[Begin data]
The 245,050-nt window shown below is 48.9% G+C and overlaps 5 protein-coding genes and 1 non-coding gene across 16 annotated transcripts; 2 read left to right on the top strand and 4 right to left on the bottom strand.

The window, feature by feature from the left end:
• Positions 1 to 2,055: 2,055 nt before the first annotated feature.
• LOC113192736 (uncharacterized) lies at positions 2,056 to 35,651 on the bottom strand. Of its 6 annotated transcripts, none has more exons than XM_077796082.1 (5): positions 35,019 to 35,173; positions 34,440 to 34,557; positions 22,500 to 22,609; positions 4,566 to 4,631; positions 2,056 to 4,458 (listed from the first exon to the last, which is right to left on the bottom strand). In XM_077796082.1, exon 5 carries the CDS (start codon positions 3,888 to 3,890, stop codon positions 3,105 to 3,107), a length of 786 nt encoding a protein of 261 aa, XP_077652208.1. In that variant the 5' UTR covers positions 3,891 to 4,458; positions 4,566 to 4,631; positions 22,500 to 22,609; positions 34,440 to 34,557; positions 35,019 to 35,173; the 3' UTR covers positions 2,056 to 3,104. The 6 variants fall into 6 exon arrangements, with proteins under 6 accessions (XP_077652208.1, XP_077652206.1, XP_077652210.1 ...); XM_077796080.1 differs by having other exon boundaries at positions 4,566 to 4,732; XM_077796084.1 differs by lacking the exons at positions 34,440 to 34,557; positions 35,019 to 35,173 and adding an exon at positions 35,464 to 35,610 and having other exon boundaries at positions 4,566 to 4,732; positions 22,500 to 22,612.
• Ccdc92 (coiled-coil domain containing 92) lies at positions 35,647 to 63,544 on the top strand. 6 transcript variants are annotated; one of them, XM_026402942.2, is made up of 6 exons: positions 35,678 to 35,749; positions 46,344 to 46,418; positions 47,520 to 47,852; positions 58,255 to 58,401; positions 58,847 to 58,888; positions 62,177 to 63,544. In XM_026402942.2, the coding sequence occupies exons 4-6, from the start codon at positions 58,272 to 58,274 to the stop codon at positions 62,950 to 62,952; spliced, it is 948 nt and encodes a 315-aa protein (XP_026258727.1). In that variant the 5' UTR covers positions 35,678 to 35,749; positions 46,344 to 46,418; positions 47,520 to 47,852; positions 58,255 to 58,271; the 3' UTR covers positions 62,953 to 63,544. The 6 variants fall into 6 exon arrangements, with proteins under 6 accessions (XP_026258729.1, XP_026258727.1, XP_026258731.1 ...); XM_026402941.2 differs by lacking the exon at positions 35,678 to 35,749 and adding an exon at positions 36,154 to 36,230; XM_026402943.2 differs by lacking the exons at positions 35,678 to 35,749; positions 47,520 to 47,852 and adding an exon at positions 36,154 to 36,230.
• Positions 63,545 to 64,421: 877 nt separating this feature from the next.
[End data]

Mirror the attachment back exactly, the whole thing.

The 245,050-nt window shown below is 48.9% G+C and overlaps 5 protein-coding genes and 1 non-coding gene across 16 annotated transcripts; 2 read left to right on the top strand and 4 right to left on the bottom strand.

The window, feature by feature from the left end:
• Positions 1 to 2,055: 2,055 nt before the first annotated feature.
• LOC113192736 (uncharacterized) lies at positions 2,056 to 35,651 on the bottom strand. Of its 6 annotated transcripts, none has more exons than XM_077796082.1 (5): positions 35,019 to 35,173; positions 34,440 to 34,557; positions 22,500 to 22,609; positions 4,566 to 4,631; positions 2,056 to 4,458 (listed from the first exon to the last, which is right to left on the bottom strand). In XM_077796082.1, exon 5 carries the CDS (start codon positions 3,888 to 3,890, stop codon positions 3,105 to 3,107), a length of 786 nt encoding a protein of 261 aa, XP_077652208.1. In that variant the 5' UTR covers positions 3,891 to 4,458; positions 4,566 to 4,631; positions 22,500 to 22,609; positions 34,440 to 34,557; positions 35,019 to 35,173; the 3' UTR covers positions 2,056 to 3,104. The 6 variants fall into 6 exon arrangements, with proteins under 6 accessions (XP_077652208.1, XP_077652206.1, XP_077652210.1 ...); XM_077796080.1 differs by having other exon boundaries at positions 4,566 to 4,732; XM_077796084.1 differs by lacking the exons at positions 34,440 to 34,557; positions 35,019 to 35,173 and adding an exon at positions 35,464 to 35,610 and having other exon boundaries at positions 4,566 to 4,732; positions 22,500 to 22,612.
• Ccdc92 (coiled-coil domain containing 92) lies at positions 35,647 to 63,544 on the top strand. 6 transcript variants are annotated; one of them, XM_026402942.2, is made up of 6 exons: positions 35,678 to 35,749; positions 46,344 to 46,418; positions 47,520 to 47,852; positions 58,255 to 58,401; positions 58,847 to 58,888; positions 62,177 to 63,544. In XM_026402942.2, the coding sequence occupies exons 4-6, from the start codon at positions 58,272 to 58,274 to the stop codon at positions 62,950 to 62,952; spliced, it is 948 nt and encodes a 315-aa protein (XP_026258727.1). In that variant the 5' UTR covers positions 35,678 to 35,749; positions 46,344 to 46,418; positions 47,520 to 47,852; positions 58,255 to 58,271; the 3' UTR covers positions 62,953 to 63,544. The 6 variants fall into 6 exon arrangements, with proteins under 6 accessions (XP_026258729.1, XP_026258727.1, XP_026258731.1 ...); XM_026402941.2 differs by lacking the exon at positions 35,678 to 35,749 and adding an exon at positions 36,154 to 36,230; XM_026402943.2 differs by lacking the exons at positions 35,678 to 35,749; positions 47,520 to 47,852 and adding an exon at positions 36,154 to 36,230.
• Positions 63,545 to 64,421: 877 nt separating this feature from the next.